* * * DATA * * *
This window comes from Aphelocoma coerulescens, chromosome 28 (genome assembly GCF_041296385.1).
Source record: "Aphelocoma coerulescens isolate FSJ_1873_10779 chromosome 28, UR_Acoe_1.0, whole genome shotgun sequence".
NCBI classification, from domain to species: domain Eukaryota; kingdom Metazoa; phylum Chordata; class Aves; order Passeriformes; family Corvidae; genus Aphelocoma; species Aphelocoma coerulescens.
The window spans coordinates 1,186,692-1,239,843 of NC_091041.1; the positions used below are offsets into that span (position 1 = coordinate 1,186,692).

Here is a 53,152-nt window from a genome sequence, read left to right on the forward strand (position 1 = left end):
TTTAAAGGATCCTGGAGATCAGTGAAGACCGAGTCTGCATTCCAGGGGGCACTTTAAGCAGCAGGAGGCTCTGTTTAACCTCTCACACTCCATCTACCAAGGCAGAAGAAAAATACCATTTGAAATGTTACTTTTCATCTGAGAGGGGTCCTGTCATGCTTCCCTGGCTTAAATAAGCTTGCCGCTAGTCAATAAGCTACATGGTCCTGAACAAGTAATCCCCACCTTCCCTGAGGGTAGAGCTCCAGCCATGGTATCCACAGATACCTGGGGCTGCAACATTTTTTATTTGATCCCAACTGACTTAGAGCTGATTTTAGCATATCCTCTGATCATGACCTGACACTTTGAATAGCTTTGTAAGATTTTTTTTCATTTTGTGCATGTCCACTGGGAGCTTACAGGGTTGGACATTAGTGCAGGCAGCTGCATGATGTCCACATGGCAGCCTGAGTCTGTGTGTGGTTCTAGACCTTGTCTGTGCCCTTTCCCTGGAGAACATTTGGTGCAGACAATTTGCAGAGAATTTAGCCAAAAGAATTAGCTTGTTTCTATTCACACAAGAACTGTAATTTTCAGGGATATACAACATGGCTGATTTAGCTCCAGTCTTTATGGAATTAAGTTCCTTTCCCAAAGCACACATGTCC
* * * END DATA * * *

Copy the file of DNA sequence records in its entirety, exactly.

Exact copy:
This window comes from Aphelocoma coerulescens, chromosome 28 (genome assembly GCF_041296385.1).
Source record: "Aphelocoma coerulescens isolate FSJ_1873_10779 chromosome 28, UR_Acoe_1.0, whole genome shotgun sequence".
NCBI classification, from domain to species: domain Eukaryota; kingdom Metazoa; phylum Chordata; class Aves; order Passeriformes; family Corvidae; genus Aphelocoma; species Aphelocoma coerulescens.
The window spans coordinates 1,186,692-1,239,843 of NC_091041.1; the positions used below are offsets into that span (position 1 = coordinate 1,186,692).

Here is a 53,152-nt window from a genome sequence, read left to right on the forward strand (position 1 = left end):
TTTAAAGGATCCTGGAGATCAGTGAAGACCGAGTCTGCATTCCAGGGGGCACTTTAAGCAGCAGGAGGCTCTGTTTAACCTCTCACACTCCATCTACCAAGGCAGAAGAAAAATACCATTTGAAATGTTACTTTTCATCTGAGAGGGGTCCTGTCATGCTTCCCTGGCTTAAATAAGCTTGCCGCTAGTCAATAAGCTACATGGTCCTGAACAAGTAATCCCCACCTTCCCTGAGGGTAGAGCTCCAGCCATGGTATCCACAGATACCTGGGGCTGCAACATTTTTTATTTGATCCCAACTGACTTAGAGCTGATTTTAGCATATCCTCTGATCATGACCTGACACTTTGAATAGCTTTGTAAGATTTTTTTTCATTTTGTGCATGTCCACTGGGAGCTTACAGGGTTGGACATTAGTGCAGGCAGCTGCATGATGTCCACATGGCAGCCTGAGTCTGTGTGTGGTTCTAGACCTTGTCTGTGCCCTTTCCCTGGAGAACATTTGGTGCAGACAATTTGCAGAGAATTTAGCCAAAAGAATTAGCTTGTTTCTATTCACACAAGAACTGTAATTTTCAGGGATATACAACATGGCTGATTTAGCTCCAGTCTTTATGGAATTAAGTTCCTTTCCCAAAGCACACATGTCC